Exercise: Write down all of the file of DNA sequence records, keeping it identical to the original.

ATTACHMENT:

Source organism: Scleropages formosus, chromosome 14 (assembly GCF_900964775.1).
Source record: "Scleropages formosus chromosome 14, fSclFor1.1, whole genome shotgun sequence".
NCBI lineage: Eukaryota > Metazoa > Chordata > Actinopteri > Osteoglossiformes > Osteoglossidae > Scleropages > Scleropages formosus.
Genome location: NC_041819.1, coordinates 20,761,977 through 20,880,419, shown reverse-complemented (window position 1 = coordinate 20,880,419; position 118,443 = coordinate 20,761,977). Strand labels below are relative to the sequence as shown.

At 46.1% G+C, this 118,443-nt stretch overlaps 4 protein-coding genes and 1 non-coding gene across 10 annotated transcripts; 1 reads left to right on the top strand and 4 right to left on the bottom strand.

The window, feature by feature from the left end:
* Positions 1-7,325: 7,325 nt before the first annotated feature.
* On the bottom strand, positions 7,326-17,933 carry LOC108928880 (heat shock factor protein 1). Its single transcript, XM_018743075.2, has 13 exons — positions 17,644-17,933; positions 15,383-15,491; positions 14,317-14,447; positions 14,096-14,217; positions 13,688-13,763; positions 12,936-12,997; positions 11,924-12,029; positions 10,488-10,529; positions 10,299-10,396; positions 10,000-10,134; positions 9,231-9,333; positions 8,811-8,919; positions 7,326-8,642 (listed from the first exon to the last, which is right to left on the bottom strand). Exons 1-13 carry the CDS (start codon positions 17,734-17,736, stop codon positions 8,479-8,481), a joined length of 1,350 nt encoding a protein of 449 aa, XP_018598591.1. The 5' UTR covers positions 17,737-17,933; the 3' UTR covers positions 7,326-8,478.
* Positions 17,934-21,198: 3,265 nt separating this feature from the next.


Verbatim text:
Source organism: Scleropages formosus, chromosome 14 (assembly GCF_900964775.1).
Source record: "Scleropages formosus chromosome 14, fSclFor1.1, whole genome shotgun sequence".
NCBI lineage: Eukaryota > Metazoa > Chordata > Actinopteri > Osteoglossiformes > Osteoglossidae > Scleropages > Scleropages formosus.
Genome location: NC_041819.1, coordinates 20,761,977 through 20,880,419, shown reverse-complemented (window position 1 = coordinate 20,880,419; position 118,443 = coordinate 20,761,977). Strand labels below are relative to the sequence as shown.

At 46.1% G+C, this 118,443-nt stretch overlaps 4 protein-coding genes and 1 non-coding gene across 10 annotated transcripts; 1 reads left to right on the top strand and 4 right to left on the bottom strand.

The window, feature by feature from the left end:
* Positions 1-7,325: 7,325 nt before the first annotated feature.
* On the bottom strand, positions 7,326-17,933 carry LOC108928880 (heat shock factor protein 1). Its single transcript, XM_018743075.2, has 13 exons — positions 17,644-17,933; positions 15,383-15,491; positions 14,317-14,447; positions 14,096-14,217; positions 13,688-13,763; positions 12,936-12,997; positions 11,924-12,029; positions 10,488-10,529; positions 10,299-10,396; positions 10,000-10,134; positions 9,231-9,333; positions 8,811-8,919; positions 7,326-8,642 (listed from the first exon to the last, which is right to left on the bottom strand). Exons 1-13 carry the CDS (start codon positions 17,734-17,736, stop codon positions 8,479-8,481), a joined length of 1,350 nt encoding a protein of 449 aa, XP_018598591.1. The 5' UTR covers positions 17,737-17,933; the 3' UTR covers positions 7,326-8,478.
* Positions 17,934-21,198: 3,265 nt separating this feature from the next.